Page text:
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Barking Spiders

Random and a bit casual approach to bass playing

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Yoiks, when I come across various posts about tones, rig set ups, custom jobs, string selection,  rewiring pick ups etc I feel very random and amateur in my hit n' miss approach to bass playing.  In 25 years I've never replaced any factory settings and tend to do nowt more technical than playing about with combinations of effects settings and tones controls on the bass and amp. Just wondering if anyone else is like me in this respect or would your bands not allow you to get away with it?

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Your the only normal person on this site 

A Precision put the box is all that is need really isn't it 

Edited by lojo
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'Fraid I agree with you, I let the sound man sort what’s best FOH.

But I suppose most folks will (occasionally) wash their car or take it to the car wash, whereas I spend hours with various lotions and potions making my car look shinier than new.....

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19 minutes ago, Barking Spiders said:

Yoiks, when I come across various posts about tones, rig set ups, custom jobs, string selection,  rewiring pick ups etc I feel very random and amateur in my hit n' miss approach to bass playing.  In 25 years I've never replaced any factory settings and tend to do nowt more technical than playing about with combinations of effects settings and tones controls on the bass and amp. Just wondering if anyone else is like me in this respect or would your bands not allow you to get away with it?

My amp has all the settings at 12 O/C, I plug straight in with no effects and I play my bass, really quite badly. Sometimes my duo partner tweaks one or two of those controls, she doesn't even bother telling me what she's doing anymore. Almost everything else bass related I run past the infinite wisdom and knowledge of the Basschat collective, via that wisdom I've found the perfect bass and the perfect amp for me and I learn so much on here, it's so cool. So I too feel very random and amateur indeed but I also know that if I get in any kind of bass quandary I have this incredible resource to hand...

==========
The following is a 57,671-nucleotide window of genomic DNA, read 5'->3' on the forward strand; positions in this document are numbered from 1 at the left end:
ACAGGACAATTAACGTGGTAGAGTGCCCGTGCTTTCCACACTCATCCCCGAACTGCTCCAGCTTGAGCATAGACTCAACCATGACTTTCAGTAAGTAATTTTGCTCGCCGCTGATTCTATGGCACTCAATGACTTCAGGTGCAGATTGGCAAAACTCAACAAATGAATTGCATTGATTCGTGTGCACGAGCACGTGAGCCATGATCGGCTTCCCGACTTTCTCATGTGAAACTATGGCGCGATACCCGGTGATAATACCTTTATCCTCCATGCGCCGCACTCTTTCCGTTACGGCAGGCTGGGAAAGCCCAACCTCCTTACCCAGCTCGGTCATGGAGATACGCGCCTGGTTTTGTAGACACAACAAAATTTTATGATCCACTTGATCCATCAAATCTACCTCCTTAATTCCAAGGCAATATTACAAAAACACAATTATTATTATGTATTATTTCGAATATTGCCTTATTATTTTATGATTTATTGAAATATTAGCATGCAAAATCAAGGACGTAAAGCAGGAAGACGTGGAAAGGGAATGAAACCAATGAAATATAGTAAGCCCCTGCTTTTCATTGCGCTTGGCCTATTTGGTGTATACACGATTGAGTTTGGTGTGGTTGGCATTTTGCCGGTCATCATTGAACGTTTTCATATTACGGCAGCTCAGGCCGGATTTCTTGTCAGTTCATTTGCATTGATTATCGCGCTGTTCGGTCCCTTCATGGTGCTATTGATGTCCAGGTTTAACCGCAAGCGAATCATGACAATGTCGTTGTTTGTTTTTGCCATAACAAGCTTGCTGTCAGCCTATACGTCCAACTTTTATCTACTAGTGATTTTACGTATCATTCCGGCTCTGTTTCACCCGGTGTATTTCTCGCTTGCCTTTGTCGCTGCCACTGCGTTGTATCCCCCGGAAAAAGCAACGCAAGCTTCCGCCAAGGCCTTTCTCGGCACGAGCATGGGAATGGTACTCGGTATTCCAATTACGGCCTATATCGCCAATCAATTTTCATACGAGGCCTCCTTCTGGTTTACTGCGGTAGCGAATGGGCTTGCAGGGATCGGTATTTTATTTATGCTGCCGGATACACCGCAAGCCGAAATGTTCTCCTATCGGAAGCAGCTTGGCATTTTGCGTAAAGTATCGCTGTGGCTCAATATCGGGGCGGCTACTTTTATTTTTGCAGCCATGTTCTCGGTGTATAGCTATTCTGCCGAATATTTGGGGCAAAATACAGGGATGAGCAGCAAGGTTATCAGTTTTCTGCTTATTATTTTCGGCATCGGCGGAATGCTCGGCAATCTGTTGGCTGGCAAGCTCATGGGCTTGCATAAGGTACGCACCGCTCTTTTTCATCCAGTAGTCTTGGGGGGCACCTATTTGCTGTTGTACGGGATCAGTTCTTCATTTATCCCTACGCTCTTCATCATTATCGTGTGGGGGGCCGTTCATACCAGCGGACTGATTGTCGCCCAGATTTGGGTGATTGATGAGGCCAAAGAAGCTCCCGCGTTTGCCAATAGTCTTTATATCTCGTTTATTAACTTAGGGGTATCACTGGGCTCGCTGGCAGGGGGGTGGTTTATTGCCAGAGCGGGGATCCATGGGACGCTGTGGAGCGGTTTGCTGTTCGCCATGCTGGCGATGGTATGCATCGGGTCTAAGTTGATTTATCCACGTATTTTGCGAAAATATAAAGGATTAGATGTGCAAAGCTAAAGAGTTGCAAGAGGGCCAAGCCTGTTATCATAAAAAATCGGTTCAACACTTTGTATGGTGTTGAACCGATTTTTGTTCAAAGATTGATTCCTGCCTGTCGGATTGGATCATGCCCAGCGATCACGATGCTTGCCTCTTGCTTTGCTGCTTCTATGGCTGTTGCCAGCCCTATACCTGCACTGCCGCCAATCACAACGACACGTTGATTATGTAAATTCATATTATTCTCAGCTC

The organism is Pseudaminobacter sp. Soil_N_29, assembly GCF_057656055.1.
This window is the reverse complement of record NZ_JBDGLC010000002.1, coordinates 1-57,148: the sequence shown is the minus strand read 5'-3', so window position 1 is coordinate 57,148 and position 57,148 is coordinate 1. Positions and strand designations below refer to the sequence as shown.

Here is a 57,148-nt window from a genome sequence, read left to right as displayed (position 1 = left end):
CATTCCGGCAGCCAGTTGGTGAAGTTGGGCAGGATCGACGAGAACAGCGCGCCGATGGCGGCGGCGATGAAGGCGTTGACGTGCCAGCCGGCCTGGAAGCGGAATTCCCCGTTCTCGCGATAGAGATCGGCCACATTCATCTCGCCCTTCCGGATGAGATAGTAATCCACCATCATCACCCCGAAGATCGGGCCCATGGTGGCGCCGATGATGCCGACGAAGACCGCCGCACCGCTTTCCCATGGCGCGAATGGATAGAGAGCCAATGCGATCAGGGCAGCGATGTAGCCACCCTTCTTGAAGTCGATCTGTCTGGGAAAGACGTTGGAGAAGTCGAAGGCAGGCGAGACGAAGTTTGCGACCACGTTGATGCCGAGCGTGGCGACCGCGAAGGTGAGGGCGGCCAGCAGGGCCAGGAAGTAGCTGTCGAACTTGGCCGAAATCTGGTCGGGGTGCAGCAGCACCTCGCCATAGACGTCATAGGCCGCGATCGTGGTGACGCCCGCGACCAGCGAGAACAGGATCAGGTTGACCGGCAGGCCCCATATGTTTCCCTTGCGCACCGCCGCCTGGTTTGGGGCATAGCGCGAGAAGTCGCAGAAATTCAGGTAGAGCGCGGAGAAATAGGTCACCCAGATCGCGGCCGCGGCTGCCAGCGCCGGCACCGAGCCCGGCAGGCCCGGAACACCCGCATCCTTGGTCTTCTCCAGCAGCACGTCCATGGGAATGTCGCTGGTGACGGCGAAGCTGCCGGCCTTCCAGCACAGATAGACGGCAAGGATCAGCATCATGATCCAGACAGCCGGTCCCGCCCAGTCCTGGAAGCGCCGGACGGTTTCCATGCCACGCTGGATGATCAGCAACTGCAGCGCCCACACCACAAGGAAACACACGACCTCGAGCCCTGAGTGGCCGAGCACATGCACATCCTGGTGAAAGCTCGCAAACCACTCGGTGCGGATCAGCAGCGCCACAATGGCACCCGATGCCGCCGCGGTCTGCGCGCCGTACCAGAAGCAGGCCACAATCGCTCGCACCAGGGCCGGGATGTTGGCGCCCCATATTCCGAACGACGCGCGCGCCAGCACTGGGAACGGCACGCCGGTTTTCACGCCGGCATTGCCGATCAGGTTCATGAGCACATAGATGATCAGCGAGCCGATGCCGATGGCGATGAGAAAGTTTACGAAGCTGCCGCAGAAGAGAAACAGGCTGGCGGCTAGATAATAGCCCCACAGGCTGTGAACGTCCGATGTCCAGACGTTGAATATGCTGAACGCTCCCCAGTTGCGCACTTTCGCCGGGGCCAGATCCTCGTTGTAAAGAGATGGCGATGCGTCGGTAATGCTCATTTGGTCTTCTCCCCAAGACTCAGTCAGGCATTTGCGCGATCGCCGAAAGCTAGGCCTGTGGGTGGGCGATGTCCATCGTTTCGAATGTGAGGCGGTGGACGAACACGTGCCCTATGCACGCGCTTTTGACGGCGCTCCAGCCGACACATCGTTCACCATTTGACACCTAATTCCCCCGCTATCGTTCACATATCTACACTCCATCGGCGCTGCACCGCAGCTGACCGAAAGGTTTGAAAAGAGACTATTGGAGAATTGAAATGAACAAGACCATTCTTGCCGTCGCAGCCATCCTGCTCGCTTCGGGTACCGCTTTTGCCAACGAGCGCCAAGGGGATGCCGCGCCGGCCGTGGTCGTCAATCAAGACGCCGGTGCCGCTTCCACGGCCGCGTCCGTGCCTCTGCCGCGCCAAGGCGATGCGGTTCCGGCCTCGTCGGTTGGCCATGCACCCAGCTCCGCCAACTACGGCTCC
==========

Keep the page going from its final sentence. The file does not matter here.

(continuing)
*sheds tear, waves hankie at brave husband from sylvan garden as he heads out over the Channel in a Spitfire* Fade to black during Lark Ascending.

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It's not that surprising though and as some players get famous and rely more and more on their techs you get the impression from some of their 'rig run down' videos that they arent totally sure exactly what does what and why any more but they 'have someone that takes care of all that'. It's fair enough, frees up time to concentrate on the actual playing and performance rather than getting bogged down with the technicalities.

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Not  random, amateur or "hit n' miss" at all. A lot of folks on here give the impression of being far more interested in collecting / swapping / playing with / showing off their toys than in music. No shame in not being one of them.  

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37 minutes ago, Barking Spiders said:

 In 25 years I've never replaced any factory settings and tend to do nowt more technical than playing about with combinations of effects settings and tones controls on the bass and amp.

I suspect it's the balance in life between how much you're out playing versus how much you're earning. At the point in my life when I was out playing most frequently, I had a Precision copy and an EB-3. I'd even traded in an old Aria bass so I'd have enough money to buy the EB-3. Most of the gigs I was doing, it was the toilet circuit tightrope of turning up at an unfamiliar venue and hoping you could get a decent sound out of the house bass amp, which they insisted you use. When I did bring my own amp, I'd lug my old Laney combo onto the tube and hope it still worked after I'd schlepped it to the venue.

Then a full-time job came along. I had disposable income. I thought "my poor old Precision is in desperate need of some attention. And I've not treated myself for a while..." and bought a Schecter to take its place while I refurbished it. I also revived a project I'd been scavenging parts for. Then I thought, "perhaps, once I've redone the finish on my old Precision, I should treat it to a nicer pickup."

And it went on like this, to the point that I've recently finished up the fiddly wiring to get the DiMarzio mudbucker I popped into the old EB-3 to do series/parallel coil switching with a push/pull in the volume control, whilst I wonder whether I'd trade any of my other basses in to make room for a Sandberg...

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37 minutes ago, Baxlin said:

'But I suppose most folks will (occasionally) wash their car or take it to the car wash, whereas I spend hours with various lotions and potions making my car look shinier than new.....

You are supposed to wash them?? O.o